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Blog: #Humanity Matters

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How to Combat the Oppressor During a Pandemic

June 1, 2020

Kelvin Lassiter

                                            "I CAN'T BREATHE" 8:46


"The oppressor cant stand the mobilization and strategic response of minorities. Even more, they can't stand the victory of the oppressed when it has witnessed that their attempt at supremacy has failed."

                                                                                                      Save Us Now Inc.


While this nation is in a season​ unseen in close to 100 years, it is not a new movie. It's called "Rinse and Repeat." Spanish flu plagued our nation for three years beginning in 1918. In 1921, the Tulsa race riots changed the landscape of a city. The alleged act of violence by a black man with no evidence destroyed black wall street. Fast forward to 2020 with video footage of a unarmed black man being killed has become problematic. A Minneapolis police officer changed the course of this nation with his reckless decision to ignore humanity.


This is the second time in recent memory the words "I Can't Breathe" has penetrated our psyche. It must and can be the last. Here's how:


1. The power of the pen. While looting is the voice of the unheard (Dr. Martin Luther King, Jr.) it must not remain spent energy. The same energy used to tear down your own community (which absolutely makes no sense by the way) please use to tear up the road on your way to the ballot box (local elections first, federal second). Start sitting on citizen review boards in your local community. That's how your voice can be heard. One Pew Research survey found that only 27% of poor police officers are held accountable for their actions. Please learn how people with power think so you can fight power with power. 

                           REDIRECT THE PAIN: "I CAN'T BREATHE"


2. Vote and by all means, register people to vote! Stop calling talk shows and do something. Call your elected officials instead. You have the power, you put them there to work for you! People have fought and died, please do not let their hard work be done in vain. It can take 8 minutes and 46 seconds or less to register someone to vote. Better yet, request a mail in ballot (if your city or state allows you to do so). If police brutality really interests you, do it for something other than burning down you own community. Remember, those businesses serve the minority community in most cases.  Those business owners in most cases worked their whole lives to achieve their dreams. You don't have the right to take it from them. You want something to burn? Blaze your own "ass" down the road to the polls. How about that? Set that on fire. Leave a trail for others to follow. To whom it may concern: The weed and street corners will still be there waiting on you when you get back. What is going to be: The Ballot or the Bullet? (Malcolm X)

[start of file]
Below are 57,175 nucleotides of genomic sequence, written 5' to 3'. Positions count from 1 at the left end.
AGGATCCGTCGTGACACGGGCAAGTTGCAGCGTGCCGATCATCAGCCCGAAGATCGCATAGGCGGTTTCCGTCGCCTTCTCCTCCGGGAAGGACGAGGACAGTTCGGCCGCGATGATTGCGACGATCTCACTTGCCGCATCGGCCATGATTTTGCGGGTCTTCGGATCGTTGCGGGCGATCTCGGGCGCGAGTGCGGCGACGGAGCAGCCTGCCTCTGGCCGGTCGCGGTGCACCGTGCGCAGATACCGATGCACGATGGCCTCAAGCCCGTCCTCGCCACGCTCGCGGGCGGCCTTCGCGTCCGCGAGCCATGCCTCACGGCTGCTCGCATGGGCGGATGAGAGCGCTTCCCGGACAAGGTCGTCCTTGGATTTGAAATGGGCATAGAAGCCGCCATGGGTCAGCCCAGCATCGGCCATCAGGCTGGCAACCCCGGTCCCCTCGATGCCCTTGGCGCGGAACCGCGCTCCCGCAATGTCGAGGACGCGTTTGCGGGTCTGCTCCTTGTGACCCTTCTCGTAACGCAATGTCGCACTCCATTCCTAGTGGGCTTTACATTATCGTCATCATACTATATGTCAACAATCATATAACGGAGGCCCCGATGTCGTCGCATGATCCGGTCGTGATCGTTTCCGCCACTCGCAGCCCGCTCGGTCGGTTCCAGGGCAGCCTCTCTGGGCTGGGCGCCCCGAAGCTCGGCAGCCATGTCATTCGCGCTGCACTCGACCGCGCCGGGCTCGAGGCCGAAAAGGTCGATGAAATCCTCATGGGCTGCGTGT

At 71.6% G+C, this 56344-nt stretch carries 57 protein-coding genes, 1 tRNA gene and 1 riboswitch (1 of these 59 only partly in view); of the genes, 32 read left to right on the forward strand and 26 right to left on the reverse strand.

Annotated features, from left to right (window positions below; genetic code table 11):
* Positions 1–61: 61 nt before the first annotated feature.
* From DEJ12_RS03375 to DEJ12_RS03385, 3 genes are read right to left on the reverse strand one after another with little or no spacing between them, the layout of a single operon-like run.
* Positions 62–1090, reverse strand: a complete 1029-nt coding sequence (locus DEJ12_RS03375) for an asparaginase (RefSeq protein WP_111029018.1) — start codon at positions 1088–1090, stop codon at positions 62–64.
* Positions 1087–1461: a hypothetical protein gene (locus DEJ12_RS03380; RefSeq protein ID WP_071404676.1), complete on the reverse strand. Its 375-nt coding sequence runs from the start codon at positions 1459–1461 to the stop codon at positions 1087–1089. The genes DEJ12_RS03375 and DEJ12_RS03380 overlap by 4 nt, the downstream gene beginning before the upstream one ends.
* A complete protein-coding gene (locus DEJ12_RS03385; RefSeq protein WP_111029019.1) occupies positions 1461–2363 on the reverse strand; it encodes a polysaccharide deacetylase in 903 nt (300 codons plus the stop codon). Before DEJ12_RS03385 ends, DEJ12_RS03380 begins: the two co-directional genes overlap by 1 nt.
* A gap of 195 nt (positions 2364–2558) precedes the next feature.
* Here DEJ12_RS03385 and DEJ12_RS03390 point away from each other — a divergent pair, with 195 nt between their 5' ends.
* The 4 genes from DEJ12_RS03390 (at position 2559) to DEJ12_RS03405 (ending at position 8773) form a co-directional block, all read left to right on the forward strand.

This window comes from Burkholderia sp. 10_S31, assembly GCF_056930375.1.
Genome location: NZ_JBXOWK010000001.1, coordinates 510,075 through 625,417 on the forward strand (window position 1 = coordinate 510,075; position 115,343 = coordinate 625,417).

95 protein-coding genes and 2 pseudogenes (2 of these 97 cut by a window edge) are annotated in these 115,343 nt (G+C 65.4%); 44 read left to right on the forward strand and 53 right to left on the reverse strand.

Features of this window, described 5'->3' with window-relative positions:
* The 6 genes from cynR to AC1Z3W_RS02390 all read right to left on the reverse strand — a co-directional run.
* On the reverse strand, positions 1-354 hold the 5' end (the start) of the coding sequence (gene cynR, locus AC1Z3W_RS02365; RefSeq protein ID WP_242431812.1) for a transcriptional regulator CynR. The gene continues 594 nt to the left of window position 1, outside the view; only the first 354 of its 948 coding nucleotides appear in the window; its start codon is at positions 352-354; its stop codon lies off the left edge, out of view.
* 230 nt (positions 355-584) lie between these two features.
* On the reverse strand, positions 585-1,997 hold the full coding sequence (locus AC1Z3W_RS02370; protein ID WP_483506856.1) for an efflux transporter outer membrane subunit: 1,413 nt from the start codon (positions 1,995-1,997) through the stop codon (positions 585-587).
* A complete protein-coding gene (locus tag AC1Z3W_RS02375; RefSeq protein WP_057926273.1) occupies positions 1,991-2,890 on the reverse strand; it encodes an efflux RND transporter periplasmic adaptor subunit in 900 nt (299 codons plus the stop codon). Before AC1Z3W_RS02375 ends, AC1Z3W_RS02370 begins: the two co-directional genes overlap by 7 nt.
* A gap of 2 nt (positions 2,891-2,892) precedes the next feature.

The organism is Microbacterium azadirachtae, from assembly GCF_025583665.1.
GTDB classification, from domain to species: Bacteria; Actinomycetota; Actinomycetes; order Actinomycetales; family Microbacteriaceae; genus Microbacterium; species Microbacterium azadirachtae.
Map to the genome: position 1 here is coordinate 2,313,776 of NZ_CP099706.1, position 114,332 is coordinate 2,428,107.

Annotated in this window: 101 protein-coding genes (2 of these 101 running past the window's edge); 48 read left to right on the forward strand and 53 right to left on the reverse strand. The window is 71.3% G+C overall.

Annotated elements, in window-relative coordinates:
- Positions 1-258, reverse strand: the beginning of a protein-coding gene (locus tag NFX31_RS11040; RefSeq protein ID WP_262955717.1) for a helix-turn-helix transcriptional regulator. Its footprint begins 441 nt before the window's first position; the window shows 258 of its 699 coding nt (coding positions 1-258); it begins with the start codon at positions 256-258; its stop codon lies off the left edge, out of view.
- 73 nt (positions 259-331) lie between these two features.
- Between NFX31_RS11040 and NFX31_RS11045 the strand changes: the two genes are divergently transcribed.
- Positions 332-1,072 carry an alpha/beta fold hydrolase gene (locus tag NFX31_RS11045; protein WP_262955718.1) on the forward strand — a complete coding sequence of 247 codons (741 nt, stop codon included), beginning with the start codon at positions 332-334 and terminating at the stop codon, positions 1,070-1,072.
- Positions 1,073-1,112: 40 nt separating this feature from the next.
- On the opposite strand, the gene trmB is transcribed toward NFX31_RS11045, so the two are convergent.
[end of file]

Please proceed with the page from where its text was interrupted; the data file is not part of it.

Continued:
REDIRECT THE PAIN: "I CAN'T BREATHE"


3. Money & Power go hand in hand. While cities are losing millions of dollars in their coffers, it has not prevented the killing of unarmed African Americans. Our experience has been JUST-US, not justice. Since this is the case, then every time a police officer unjustifiably brutalizes or kills an unarmed in custody citizen, then their pension should automatically be revoked. That way if they are found "not guilty", then the oppressor has felt the pain they themselves have distributed. The oppressor understands two things: The success of supremacy and the success of the oppressed defeating their attempted supremacy.  We can get satisfaction in watching "the agony of defeat." There's no greater joy than watching the oppressed retaking their rightful place in society. 


I'll leave you with this quote from Congresswoman Ayanna Pressley D - MA 7: "Those closest to the pain, should be closest to the power." 

                         FAILED SUPREMACY = HISTORIC OUTCOMES

                       REDIRECT THE PAIN "I CAN'T BREATHE" 8:46

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It's Time for Open Heart Surgery

May 26, 2020

The unofficial beginning of summer has continued a perilous path. Our country has been consumed with solving a pandemic and rightfully so. That's going to be a challenge without the proper tools, a plan, and a vaccine.


There's another existing problem that could use a cure. The way we treat each other, our behavior  with each another. We must co-exist. At the time our country needs focus on several fronts, behavior should not be one of them. We are and may always be "a divided nation." Rich vs. poor, white vs. black, or kill because I can, we have a heart problem. No, not in the traditional sense where the doctor prescribes medicine. This is more severe. It's what we see or think when we look at another human being. Bias may exist based on human experiences. Things in our control such as denied mail in voting, I fear for my life because of bird watching, or "I Can't Breathe!" should not exist.


For the poor or people of color, it's guilty before prove innocent. Innocent before proven guilty in most cases exists for the rich and law enforcement. We know the problems, here's the solution: "it's time for open heart surgery."  This procedure will take more than skilled doctors, nurses, and a clean up crew. Time to dig deep within and examine what's in our hearts, hate or love. There's no in between, it's one or the other. The two can't co exist in the same space. You either shine in the marvelous light or operate in the night of darkness. There will be some that choose light and some will choose dark. Realize that the choice you make in the development of your heart affects everyone worldwide.